D700 dynamic range same as D3

Discussion in 'Nikon FX DSLR' started by Phillip Ino, Sep 16, 2008.

  1. Phillip Ino

    Phillip Ino

    Nov 26, 2007
    Austin
    This was posted by someone on Nikonians, thought you all might like to have something to talk about :tongue:

    106159.jpg
     
  2. AdamJ

    AdamJ

    300
    Jan 28, 2008
    Aurora, IL
    The colors aren't the best for differentiating the two camera's but there is no explanation about the way the measurement was made (did the photograph a wedge? with correct backlighting? temperature? many other variables).

    Since I've personally used both a D3 and D700 and it is a known fact that the sensor is identical in both camera's (Nikon's own staff stated so in some promo videos) any measurement that shows differences that would be attributed to the sensor are suspect in my book.

    EDIT: I notice that the darker blue is D300 and not D700, that through me off. So there is only one faint line representing the D700 which does indeed show it nearly identical to the D3.
     
    Last edited by a moderator: Sep 16, 2008
  3. Phillip Ino

    Phillip Ino

    Nov 26, 2007
    Austin
  4. I couldn't find anything on that page about his methods. (Part of the problem might be that it is hard on the eyes.)

    Sean
     
  5. AdamJ

    AdamJ

    300
    Jan 28, 2008
    Aurora, IL
    Thanks for the additional information. It is interesting he goes into such work to produce programs to create the measurements. He is using a computer screen as the DR target which in my opinion is going to affect the measurement itself. Im sure that the ability of the screen to produce contrast will affect the measurement.

    The test is good for comparing the results to each other, but is not accurate from a standardized measurement. DR should be a measurement of the sensor, not of the processing. As DP Review has shown that the full tonal range when compressed using an ACR conversion is 12 stops, vastly more then ~9.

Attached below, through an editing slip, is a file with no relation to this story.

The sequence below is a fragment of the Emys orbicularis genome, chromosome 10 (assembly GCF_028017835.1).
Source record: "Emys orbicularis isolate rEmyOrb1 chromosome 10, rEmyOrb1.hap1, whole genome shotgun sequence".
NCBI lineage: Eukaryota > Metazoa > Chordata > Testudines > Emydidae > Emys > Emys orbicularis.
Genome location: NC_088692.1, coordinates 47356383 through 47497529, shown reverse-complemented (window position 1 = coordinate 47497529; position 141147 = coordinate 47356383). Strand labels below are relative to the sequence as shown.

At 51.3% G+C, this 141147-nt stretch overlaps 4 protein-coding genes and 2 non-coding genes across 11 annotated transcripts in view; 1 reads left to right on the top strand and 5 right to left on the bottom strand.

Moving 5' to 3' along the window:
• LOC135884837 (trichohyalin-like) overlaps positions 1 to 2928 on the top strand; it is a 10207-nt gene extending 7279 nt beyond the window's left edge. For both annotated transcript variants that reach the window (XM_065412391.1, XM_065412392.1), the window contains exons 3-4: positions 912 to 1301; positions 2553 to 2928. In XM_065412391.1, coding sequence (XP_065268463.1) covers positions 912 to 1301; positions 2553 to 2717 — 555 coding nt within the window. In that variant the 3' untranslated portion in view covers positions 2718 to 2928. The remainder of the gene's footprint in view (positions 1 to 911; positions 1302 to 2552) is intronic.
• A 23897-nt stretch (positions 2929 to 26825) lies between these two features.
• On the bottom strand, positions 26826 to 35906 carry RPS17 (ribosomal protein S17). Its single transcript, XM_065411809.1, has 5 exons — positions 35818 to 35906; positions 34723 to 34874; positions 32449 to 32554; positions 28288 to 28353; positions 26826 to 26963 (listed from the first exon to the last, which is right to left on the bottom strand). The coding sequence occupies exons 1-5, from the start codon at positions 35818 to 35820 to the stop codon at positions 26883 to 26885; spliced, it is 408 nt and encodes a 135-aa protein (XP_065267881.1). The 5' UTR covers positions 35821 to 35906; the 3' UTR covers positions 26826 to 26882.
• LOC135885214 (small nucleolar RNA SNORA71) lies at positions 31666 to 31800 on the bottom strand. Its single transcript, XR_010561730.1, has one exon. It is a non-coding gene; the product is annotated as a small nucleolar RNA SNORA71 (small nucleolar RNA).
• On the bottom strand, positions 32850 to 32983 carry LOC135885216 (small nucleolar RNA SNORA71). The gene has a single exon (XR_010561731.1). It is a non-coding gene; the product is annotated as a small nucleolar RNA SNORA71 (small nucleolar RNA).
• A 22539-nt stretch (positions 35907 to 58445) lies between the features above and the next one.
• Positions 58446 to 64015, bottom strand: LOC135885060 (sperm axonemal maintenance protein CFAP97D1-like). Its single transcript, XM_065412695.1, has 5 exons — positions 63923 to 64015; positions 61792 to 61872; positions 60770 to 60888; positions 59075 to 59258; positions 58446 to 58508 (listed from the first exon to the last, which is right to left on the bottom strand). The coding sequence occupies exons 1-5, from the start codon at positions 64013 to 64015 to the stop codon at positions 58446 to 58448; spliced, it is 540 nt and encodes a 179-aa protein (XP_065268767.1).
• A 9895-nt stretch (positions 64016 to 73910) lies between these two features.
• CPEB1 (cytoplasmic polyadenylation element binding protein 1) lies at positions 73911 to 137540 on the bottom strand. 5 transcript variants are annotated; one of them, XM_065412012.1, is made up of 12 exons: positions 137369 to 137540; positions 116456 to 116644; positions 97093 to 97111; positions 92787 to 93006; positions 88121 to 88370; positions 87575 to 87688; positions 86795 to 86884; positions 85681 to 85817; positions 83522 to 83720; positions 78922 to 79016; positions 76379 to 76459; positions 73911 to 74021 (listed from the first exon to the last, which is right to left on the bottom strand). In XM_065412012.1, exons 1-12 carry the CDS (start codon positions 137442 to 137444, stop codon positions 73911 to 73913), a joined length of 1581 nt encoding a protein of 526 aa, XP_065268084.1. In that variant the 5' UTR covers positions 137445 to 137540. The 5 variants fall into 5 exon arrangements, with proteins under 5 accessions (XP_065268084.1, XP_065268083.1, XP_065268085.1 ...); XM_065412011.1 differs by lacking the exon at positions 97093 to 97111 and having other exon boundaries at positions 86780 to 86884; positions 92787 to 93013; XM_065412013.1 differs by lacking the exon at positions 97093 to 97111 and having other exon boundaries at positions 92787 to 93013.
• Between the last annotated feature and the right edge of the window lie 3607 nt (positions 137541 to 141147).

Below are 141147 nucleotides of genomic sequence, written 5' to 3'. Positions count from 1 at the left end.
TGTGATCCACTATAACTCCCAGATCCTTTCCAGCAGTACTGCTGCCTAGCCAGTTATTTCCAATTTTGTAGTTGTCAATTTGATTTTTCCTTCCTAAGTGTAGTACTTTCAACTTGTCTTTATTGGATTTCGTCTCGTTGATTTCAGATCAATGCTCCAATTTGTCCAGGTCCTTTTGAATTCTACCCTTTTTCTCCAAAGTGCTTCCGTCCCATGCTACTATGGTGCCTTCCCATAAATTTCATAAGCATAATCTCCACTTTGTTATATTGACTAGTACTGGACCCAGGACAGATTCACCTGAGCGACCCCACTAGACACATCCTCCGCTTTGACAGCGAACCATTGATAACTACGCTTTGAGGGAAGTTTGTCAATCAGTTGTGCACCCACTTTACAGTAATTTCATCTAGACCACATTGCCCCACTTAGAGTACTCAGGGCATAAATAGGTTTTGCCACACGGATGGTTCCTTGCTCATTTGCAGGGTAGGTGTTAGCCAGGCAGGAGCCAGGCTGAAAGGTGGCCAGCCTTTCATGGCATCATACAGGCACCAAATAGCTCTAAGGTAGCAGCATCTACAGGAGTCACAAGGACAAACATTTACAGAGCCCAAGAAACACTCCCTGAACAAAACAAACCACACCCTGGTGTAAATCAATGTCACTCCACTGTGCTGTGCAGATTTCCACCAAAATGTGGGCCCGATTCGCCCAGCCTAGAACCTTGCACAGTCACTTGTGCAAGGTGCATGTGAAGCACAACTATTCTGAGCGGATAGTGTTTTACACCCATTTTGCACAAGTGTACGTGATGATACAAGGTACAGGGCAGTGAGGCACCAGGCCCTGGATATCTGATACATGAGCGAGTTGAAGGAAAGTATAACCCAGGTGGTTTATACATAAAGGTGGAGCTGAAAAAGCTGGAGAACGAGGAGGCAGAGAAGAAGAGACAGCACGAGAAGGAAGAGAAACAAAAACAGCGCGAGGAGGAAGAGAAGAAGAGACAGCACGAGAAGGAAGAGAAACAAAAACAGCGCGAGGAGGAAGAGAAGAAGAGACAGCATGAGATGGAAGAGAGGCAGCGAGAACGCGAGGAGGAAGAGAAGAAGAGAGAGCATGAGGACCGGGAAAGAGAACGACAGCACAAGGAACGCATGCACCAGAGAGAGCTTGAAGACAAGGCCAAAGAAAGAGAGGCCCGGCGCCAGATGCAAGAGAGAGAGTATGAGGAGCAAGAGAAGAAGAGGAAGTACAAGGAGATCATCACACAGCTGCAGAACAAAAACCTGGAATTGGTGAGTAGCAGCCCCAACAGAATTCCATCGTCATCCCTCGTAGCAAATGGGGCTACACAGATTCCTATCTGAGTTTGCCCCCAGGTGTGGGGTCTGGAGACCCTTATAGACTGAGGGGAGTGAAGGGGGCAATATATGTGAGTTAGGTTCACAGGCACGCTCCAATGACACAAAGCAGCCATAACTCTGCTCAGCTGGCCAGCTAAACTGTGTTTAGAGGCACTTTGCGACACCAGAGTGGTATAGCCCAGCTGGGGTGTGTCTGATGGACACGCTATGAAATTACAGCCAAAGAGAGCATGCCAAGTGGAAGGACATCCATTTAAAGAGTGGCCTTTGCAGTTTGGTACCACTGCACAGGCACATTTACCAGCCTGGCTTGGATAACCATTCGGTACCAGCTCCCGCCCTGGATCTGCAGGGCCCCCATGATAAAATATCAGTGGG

6. Phillip Ino

    Phillip Ino

    Nov 26, 2007
    Austin
    Yeah, seems like a My Little Pony tribute site :tongue:
     
  7. Phillip Ino

    Phillip Ino

    Nov 26, 2007
    Austin
    True, Adam. Please keep in mind, I am not necessarily condoning his results or technique, just offering something for us to discuss openly :smile:
     
  8. Carebears, at least. My eyes just don't have the DR to read pages that look like that.
     
  9. Phillip Ino

    Phillip Ino

    Nov 26, 2007
    Austin
    LOL! *care bear stare* :biggrin:
     
  10. The interesting part in the graph above is that DR suffers slightly at ISO100 (which explains why Nikon chose ISO 200 as the base ISO. However, for the D300 his chart shows DR increases at ISO100 and that strikes me as a bit odd.
     
  11. Jez

    Jez

    706
    Jun 22, 2005
    UK
    Me too...peculiar....
     
  12. adrianaitken

    adrianaitken Guest

    If Dr decreases the higher the ISO then why is it strange that DR increases the lower you go ?
     
  13. Every sensor has a "sweet spot" and and that is where base ISO is normally set (ie, where the camera performance is at it's peak). Keep in mind that the sensor itself knows nothing of ISO. It could care less about ISO: Changing ISO does not alter sensor performance at all. ISO settings alter gain after the sensor but it does not alter the ability of the sensor to collect photons - that is fixed by the well size and the number of photon's impinging upon it (which is controlled by the amount of light, f-stop, and shutter speed).